Heel to toe to hair and hoof and it's head over heels and it's all but an ark-lark...

“Fraser-Guided Melodies”

  • By David Cavanaugh
  • Select
  • Oct 1993

Or, indeed, are they? “Fuck knows!” say the Cocteau Twins. The world’s least explanatory threesome return. New label, new album, new family togetherness. But it’s the same old Cocteaus. Robin (‘reliant’ no more), Simon (Venables man) and Liz (audible lyrics) just don’t know how their babies are made…

In the mangrove-treacherous dream-life of any rock band a period of disappearance is essential. Vb: to go away. To be unheard of for a couple of years. Have yourselves a hibernation, then come back stranger and stronger. When the Cocteau Twins do it they retreat here, to their own September Sound studio, down by the leafy Richmond stretch of the twining Thames beneath Twickenham Bridge. It looks like a house or doctor’s surgery; the rest of the building is Pete Townsend’s own studio, Eel Pie. The Cocteaus have found themselves some rooms with great views. Out of Robin Guthrie’s sun-splashed console you can see boats, barges, still water and river wildlife. A duck drifts up. Ah yes—quack—the Cocteaus…they’re not on 4AD anymore, are they?

Inside September Sound the three Cocteau Twins have assembled to do some press for the new album, Four-Calendar Café. Liz Fraser is having her make-up done. On first sight of her new look—a severe crop of the hair—you think, Ach, that’s a weird one. But than she turns round to greet you with big, intense eyes that illuminate not only her entire head but also that particular part of the room. Simon Raymonde, a Spurs fan and Venables man, is chatting about Alan Sugar’s dismal but, as they say, strangely compelling performance on Saint and Greavesie’s Sport in Question. He hasn’t renewed his season ticket. Robin Guthrie is fee-fi-fo-fumming out in the kitchen, his enormous figure topped with a fez-like Moroccan-ish hat. He returns to inquire gruffly: “So how do you want to do this?”

Four-Calendar Café is the Cocteaus’ seventh album (not including the one they did with Harold Budd in ‘86, (The Moon and The Melodies) and there has been an intense, unusual history to it. They did indeed take their leave of Ivo Watts-Russell’s 4AD in March 1991 after nine years, and signed to Phonogram’s interesting artists’ wing Fontana in 1992. In the meantime several fraught situations arose, including identity crises, family strains and drug clean-ups and the upshot is a new kind of Cocteau Twins song: a nebulous domestic tale. The Cocteaus are in the house—as opposed to in water or on the moon—and Liz is singing about her life. All three of them speak of the new album and this era—as one of rebirth, significant growth and injected life. You can hear it. And you can hear it most noticeably in the lyrics of Liz Fraser, who has bitten the bullet and come out with an emotional, painful and very honest set of words about her and Robin’s daughter Lucy, about her mind, her body and about Robin himself. “Are you the right man for me?” she sings on the wistful ‘Bluebeard’. “Or are you toxic for me?” It couldn’t be about anyone else.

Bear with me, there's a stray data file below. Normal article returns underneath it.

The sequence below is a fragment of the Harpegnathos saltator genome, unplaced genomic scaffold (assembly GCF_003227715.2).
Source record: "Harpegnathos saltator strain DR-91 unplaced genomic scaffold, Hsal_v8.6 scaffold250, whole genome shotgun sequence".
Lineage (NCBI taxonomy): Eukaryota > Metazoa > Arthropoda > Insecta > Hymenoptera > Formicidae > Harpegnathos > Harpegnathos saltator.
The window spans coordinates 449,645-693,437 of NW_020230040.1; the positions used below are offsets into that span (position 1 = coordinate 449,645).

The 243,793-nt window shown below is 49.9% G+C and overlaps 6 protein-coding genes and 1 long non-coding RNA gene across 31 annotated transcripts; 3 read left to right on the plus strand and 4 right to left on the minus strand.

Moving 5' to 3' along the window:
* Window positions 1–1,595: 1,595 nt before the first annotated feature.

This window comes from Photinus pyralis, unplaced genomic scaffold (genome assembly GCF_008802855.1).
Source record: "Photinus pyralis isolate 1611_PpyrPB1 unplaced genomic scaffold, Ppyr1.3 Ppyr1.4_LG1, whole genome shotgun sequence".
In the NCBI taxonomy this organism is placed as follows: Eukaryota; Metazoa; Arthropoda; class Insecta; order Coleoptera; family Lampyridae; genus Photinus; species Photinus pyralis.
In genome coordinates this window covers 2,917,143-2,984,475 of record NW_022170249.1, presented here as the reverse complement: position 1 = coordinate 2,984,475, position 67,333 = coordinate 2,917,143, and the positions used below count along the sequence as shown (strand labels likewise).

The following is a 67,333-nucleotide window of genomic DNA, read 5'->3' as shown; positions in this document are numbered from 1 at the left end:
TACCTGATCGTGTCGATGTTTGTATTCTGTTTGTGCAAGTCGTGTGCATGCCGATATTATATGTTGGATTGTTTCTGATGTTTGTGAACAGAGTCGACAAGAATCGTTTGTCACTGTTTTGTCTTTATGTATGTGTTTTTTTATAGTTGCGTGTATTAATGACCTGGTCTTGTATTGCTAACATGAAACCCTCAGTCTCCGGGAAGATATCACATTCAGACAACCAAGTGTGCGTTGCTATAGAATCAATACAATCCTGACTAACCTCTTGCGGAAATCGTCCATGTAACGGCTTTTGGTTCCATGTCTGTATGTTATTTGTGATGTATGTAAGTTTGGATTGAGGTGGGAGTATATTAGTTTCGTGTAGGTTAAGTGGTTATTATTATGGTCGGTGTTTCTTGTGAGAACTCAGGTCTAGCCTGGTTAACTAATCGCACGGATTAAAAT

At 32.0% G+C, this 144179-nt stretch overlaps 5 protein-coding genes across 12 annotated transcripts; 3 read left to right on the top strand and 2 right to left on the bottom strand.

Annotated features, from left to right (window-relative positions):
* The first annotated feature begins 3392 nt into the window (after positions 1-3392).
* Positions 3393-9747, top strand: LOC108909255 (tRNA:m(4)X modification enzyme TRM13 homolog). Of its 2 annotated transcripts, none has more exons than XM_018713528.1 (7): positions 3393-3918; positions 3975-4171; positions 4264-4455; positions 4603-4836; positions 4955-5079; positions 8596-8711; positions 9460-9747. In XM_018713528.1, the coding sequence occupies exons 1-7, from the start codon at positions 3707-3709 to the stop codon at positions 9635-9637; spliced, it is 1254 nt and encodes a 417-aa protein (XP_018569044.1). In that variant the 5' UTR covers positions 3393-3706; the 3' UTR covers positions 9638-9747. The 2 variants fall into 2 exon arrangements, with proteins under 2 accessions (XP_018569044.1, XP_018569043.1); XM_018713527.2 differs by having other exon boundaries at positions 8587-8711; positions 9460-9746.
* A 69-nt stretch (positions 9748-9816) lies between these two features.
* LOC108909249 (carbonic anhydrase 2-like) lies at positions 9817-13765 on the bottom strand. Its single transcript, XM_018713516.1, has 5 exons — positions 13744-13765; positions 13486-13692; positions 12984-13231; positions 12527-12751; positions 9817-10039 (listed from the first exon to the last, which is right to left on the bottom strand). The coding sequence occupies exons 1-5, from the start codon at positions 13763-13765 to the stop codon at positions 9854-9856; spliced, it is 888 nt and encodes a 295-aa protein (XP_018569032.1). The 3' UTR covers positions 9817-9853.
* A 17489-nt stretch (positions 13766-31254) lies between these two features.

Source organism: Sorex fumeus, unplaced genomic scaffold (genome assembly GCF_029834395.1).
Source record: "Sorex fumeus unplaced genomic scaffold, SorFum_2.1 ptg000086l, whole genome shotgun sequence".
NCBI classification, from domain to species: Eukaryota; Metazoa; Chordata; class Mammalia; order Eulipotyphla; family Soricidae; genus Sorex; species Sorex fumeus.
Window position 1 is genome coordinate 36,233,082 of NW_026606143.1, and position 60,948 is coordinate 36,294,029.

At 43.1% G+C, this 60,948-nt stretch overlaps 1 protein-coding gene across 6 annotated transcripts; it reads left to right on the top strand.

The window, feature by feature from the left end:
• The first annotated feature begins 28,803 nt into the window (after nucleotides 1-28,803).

“I’m very proud that she’s sung things that mean a lot to her,” Simon Raymonde says, out on the balcony overlooking the river. “I don’t know how much she’d tell you about them.”

“She’s doing a lot of soul-searching,” Robin explains a little later in Liz’s private vocal room. “She’s doing a lot of work on herself. Good. OK. We don’t discuss the lyrics. They’re Liz’s insides coming out on record, and I’ve got to respect her for that.”

On top of this is a surfeit of doubt and skepticism on their part about whether anyone is still interested in them. Difficult to interview, publicity shy, reticent and insular, the Cocteaus hesitantly agree to three individual chats, with a few nervy looks darting between them. “And don’t ask me about football,” Robin says bluntly.

The question of whether they’re neurotic or simply nervous doesn’t apply in a half-hour head-to-head with Simon. He’s the relaxed one, a clever, precise speaker, their sole Englishman, who joined in 1983 a couple of years into the band’s life and plays everything that Robin doesn’t. Early 30s (all three Cocteaus are slightly younger than you imagine—Liz is only 29) he talks about his band in a quizzical, humorously apologetic style, but agrees that Four-Calendar Café is quite some comeback.

“I love it,” he says simply. Unlike Robin, Simon can take a compliment without looking away and cringing, although there’s only so far down that road he’s willing to go. They never use words like “beautiful” and “delicate” between themselves.

“OK, that’s a hard one,” he says, and stops. “It’s funny, it sounds kind of corny, but a lot of it is unsaid. There isn’t a lot of, Oh that’s a beautiful sound, Robin. Because that requires a bit of analysis, to actually put it through your processes and come out with the words. Maybe when it’s mixed you can just say, That’s fuckin’ brilliant–it’s usually just basic yob language really.” He laughs loudly.